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Anesth Analg. 1992 Jul;75(1):18-23.

Mechanisms of renal hemodynamic impairment during infrarenal aortic cross-clamping.

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  • 1Department of Anesthesiology, Hôpital Saint-Eloi, Montpellier, France.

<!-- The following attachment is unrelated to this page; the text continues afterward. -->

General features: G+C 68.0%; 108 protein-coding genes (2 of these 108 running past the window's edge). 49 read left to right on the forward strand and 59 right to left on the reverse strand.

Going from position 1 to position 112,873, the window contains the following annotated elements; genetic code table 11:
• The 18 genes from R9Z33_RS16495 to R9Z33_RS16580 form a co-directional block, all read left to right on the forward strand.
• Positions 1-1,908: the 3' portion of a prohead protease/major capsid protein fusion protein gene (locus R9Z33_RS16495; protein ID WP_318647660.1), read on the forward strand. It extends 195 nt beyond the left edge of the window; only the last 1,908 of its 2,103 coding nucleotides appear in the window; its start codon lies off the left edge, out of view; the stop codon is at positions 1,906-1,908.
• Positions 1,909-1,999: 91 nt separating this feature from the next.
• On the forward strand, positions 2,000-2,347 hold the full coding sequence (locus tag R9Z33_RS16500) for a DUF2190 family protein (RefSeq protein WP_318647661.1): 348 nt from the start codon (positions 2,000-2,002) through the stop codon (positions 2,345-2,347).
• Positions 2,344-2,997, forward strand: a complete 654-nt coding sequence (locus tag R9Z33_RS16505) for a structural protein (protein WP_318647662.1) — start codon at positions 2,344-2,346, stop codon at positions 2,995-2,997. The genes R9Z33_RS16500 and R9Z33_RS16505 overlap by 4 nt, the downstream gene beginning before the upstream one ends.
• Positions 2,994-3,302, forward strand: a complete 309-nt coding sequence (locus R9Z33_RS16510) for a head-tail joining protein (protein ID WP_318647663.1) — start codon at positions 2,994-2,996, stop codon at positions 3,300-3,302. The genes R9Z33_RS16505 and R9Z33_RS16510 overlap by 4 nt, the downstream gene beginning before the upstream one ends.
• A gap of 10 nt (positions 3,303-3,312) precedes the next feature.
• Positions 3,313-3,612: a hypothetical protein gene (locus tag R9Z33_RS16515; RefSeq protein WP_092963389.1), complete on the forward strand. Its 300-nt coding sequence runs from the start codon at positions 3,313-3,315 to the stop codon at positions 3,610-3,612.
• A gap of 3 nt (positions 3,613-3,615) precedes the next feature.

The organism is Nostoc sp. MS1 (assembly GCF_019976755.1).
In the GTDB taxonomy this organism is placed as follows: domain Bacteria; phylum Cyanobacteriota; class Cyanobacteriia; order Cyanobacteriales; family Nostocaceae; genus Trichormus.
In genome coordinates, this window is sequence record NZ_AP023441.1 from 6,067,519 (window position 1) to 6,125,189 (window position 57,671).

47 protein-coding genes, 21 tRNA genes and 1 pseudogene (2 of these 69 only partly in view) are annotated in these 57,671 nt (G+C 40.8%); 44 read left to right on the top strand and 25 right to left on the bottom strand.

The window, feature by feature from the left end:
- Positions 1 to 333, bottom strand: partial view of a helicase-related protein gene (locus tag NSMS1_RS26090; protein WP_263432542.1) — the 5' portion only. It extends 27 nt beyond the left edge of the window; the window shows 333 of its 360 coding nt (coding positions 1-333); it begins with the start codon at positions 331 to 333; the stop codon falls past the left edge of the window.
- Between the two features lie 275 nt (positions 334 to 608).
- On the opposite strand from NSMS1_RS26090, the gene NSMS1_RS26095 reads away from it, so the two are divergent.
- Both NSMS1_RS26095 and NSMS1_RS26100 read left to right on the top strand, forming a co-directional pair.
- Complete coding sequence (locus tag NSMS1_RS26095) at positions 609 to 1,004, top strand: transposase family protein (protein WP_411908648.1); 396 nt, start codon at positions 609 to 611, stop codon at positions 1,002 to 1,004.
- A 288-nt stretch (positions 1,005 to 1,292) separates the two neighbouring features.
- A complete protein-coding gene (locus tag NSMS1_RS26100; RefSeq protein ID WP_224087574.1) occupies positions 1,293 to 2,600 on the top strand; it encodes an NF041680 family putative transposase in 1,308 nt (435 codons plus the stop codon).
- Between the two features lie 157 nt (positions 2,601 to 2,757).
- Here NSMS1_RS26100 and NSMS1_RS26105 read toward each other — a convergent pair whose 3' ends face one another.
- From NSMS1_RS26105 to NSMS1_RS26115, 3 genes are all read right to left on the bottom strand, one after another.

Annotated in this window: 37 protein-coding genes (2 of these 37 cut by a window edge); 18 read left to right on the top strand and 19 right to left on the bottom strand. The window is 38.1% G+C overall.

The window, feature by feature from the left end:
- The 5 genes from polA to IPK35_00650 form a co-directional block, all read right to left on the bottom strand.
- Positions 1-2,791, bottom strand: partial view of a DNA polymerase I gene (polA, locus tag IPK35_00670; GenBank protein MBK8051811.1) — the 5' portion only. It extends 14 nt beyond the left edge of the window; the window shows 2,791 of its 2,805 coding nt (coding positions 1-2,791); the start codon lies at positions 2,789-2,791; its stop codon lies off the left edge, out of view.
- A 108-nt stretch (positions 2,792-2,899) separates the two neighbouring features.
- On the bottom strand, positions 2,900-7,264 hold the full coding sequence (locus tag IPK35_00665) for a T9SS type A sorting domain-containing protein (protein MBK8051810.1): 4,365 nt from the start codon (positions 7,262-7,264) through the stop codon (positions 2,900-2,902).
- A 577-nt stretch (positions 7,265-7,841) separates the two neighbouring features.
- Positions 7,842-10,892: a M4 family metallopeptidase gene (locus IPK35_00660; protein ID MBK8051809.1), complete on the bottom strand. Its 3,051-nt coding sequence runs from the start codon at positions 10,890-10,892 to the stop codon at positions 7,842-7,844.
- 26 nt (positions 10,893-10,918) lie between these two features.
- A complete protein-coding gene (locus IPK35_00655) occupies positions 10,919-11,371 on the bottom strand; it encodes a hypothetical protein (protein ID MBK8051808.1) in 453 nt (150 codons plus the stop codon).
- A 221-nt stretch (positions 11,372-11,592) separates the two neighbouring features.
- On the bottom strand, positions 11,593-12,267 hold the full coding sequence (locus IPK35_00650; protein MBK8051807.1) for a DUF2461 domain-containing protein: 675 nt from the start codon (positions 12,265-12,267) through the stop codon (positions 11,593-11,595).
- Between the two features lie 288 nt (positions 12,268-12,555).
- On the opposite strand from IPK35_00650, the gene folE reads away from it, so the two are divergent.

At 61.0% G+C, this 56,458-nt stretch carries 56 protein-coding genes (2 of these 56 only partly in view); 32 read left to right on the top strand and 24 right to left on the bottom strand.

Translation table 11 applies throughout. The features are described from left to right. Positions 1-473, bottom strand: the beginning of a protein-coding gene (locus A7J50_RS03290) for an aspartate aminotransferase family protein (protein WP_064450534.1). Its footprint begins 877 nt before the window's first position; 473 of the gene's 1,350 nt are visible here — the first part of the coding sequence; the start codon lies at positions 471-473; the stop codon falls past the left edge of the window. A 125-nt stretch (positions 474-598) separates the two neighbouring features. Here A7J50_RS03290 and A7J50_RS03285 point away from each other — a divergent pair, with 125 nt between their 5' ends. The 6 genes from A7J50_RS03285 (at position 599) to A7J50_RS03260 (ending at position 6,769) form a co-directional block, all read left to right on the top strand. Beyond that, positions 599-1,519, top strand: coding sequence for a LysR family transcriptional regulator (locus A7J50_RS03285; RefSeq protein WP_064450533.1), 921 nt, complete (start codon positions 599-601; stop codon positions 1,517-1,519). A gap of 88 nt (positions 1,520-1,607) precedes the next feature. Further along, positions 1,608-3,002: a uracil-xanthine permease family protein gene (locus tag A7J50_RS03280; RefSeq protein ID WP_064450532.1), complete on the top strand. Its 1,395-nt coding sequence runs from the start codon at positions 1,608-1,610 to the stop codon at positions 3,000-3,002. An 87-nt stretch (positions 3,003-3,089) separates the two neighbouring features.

Infrarenal aortic cross-clamping is associated with impairment of renal hemodynamics due to vasoconstriction, the mechanism of which remains under debate. To assess the renal effect of two potent renal vasodilators (enalapril, a converting enzyme inhibitor, and nicardipine, a calcium antagonist), 24 patients scheduled for reconstructive aortic surgery were randomly allocated to one of three treatment groups (n = 8 each) and received either a placebo, nicardipine, or enalapril. Anesthesia consisted of flunitrazepam, fentanyl, pancuronium, and, occasionally, droperidol. Although aortic cross-clamping was associated with no change in mean arterial blood pressure, decreased cardiac output and increased systemic vascular resistance occurred in control patients (33% and 43%, respectively, both P less than 0.05 versus baseline) and nicardipine-treated patients (51.7% and 67.7%, respectively, both P less than 0.05 versus baseline); however, changes in cardiac output and systemic vascular resistance failed to reach significance in enalapril-treated patients. Glomerular filtration rate (technetium 99-diethylenetriaminepentacetic acid clearance) and effective renal plasma flow (iodo-Hippuran 131 clearance) decreased for the duration of aortic cross-clamping in control patients (42.9% and 18.5%, respectively, both P less than 0.05 versus baseline) and enalapril-treated patients (34.0% and 38.1%, respectively, both P less than 0.05 versus baseline), but no change was observed in nicardipine-treated patients. These results suggest that the reninangiotensin system is not an important determinant of the renal vasoconstriction associated with aortic cross-clamping. In contrast, renal dysfunction may be alleviated by the dihydropyridine derivative nicardipine, which probably acts at the level of the preglomerular resistance vessels.

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